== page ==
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Absenteeism and the Use of Online Learning Modules
|Thelen_TCCProposal_2010.pdf||97.86 kB||Adobe PDF||View/Open|
|Thelen_TCC.ppt||1.69 MB||Microsoft Powerpoint||View/Open|
|Title:||Absenteeism and the Use of Online Learning Modules|
online learning k-12
|Issue Date:||22 Apr 2010|
|Citation:||Thelen, L. (2010, April 22). Absenteeism and the Use of Online Learning Modules. PowerPoint presented at the 15th Annual Technology, Colleges, and Community Worldwide Online Conference.|
|Abstract:||Absenteeism is an issue plaguing schools across the nation. A disruption in learning occurs when students miss valuable instruction due to illness or extended vacations. Many schools are looking at the use of online learning modules as a possible
solution. Used in the post-secondary environment, online learning modules have the potential to deliver engaging and collaborative lessons on a 24-hour basis. This action research project examined whether middle school students were comfortable with
receiving instructional materials from a learning module in an online format. Through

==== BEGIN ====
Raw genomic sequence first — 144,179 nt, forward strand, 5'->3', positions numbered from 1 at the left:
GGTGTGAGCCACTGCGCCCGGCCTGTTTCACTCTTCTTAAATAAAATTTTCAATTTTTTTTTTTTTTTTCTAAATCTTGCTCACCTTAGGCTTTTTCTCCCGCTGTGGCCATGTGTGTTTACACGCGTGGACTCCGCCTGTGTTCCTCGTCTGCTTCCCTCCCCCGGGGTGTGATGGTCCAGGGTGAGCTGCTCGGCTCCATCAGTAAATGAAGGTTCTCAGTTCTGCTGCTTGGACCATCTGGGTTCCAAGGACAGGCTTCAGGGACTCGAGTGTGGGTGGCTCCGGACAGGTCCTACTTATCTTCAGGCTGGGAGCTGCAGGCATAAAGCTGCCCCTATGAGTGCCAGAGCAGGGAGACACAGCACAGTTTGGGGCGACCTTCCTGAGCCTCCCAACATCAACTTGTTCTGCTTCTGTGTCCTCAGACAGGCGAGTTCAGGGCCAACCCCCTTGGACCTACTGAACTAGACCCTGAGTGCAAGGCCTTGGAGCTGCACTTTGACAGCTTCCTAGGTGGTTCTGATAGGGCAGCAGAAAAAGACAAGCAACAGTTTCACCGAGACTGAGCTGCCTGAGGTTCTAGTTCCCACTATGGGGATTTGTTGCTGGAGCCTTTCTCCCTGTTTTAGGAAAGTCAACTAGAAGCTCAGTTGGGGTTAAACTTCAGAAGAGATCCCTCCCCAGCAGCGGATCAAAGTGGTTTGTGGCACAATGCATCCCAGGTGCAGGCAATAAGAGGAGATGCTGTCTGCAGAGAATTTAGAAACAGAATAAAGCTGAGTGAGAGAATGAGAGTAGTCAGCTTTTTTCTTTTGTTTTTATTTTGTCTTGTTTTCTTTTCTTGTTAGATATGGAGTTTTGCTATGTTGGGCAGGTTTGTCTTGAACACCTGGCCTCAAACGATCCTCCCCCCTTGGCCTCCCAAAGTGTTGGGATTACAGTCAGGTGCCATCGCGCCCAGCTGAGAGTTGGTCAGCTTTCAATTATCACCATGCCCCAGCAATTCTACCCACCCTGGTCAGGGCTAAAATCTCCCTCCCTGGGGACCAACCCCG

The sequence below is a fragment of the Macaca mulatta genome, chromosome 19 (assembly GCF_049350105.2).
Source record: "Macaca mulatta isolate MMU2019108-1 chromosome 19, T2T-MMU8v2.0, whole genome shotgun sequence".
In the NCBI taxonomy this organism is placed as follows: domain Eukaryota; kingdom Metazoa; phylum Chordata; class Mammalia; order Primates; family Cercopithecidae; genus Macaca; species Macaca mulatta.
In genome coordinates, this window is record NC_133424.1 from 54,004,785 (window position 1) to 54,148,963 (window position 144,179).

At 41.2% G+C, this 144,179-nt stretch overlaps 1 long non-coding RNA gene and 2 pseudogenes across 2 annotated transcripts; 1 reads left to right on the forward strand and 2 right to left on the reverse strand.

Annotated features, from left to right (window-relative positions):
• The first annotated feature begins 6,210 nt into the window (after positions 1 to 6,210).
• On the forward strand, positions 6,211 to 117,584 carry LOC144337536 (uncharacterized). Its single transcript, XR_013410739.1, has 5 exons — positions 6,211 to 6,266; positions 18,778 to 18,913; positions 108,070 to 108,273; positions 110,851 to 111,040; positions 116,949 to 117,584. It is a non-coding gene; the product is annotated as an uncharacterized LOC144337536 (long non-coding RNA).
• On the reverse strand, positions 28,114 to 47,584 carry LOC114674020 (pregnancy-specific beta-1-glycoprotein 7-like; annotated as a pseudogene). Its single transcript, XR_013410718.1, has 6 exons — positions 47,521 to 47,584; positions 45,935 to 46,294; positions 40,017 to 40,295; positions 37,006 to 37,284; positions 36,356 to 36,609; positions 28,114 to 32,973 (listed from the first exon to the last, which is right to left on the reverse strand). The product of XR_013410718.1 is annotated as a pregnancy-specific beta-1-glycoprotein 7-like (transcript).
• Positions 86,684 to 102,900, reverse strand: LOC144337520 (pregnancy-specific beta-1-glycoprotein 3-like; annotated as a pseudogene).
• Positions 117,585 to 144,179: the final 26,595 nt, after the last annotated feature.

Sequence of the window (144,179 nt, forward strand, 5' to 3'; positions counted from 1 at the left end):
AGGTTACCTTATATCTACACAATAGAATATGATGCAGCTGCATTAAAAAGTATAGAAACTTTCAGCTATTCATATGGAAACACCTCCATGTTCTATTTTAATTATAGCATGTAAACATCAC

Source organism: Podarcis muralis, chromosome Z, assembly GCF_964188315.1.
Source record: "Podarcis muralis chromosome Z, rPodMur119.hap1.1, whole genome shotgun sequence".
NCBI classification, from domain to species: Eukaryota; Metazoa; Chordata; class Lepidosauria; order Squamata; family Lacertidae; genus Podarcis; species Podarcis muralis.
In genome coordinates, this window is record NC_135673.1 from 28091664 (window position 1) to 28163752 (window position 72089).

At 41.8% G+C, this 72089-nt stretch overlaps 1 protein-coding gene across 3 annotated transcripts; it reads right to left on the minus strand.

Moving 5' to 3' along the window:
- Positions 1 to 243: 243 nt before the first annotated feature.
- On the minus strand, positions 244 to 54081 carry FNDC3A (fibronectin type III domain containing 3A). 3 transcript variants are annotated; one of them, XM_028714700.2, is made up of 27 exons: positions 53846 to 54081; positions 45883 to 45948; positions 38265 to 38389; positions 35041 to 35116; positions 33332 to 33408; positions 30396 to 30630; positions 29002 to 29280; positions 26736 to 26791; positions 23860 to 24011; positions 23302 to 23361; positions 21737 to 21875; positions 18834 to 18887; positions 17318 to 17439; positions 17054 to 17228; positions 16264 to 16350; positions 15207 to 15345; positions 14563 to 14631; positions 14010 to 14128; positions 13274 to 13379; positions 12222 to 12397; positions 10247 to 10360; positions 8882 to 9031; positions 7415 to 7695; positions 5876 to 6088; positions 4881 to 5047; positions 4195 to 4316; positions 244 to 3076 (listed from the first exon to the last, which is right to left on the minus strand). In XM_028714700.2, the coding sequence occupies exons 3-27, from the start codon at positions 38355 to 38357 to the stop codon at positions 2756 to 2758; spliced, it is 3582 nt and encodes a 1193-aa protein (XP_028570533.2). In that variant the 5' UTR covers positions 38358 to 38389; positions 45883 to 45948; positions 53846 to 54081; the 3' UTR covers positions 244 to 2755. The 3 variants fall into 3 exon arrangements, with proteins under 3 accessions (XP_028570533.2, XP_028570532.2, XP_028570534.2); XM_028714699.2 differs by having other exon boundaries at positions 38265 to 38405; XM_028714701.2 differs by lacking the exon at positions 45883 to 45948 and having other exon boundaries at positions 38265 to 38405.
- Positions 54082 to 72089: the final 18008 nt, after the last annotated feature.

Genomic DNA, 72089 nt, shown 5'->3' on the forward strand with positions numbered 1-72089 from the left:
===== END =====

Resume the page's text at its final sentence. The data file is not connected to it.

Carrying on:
the use of Web 2.0 tools, students provided evidence of understanding Hawaii Standard
CTE.7-8.2.4 which deals with analyzing how skills and interests affect career choices.
Data collection was in the form of pre and post online surveys and student reflections
in an online blog. The research focused on the ease with which students were able to
navigate an online module, comfort level using Web 2.0 tools to collaborate and motivational level while carrying out tasks. As a result of this study in a regular classroom, the researcher and others interested in the topic will now have a better understanding of the requirements in designing online learning to help absentee middle school students.
|Appears in Collections:||ETEC 690, Spring 2010|
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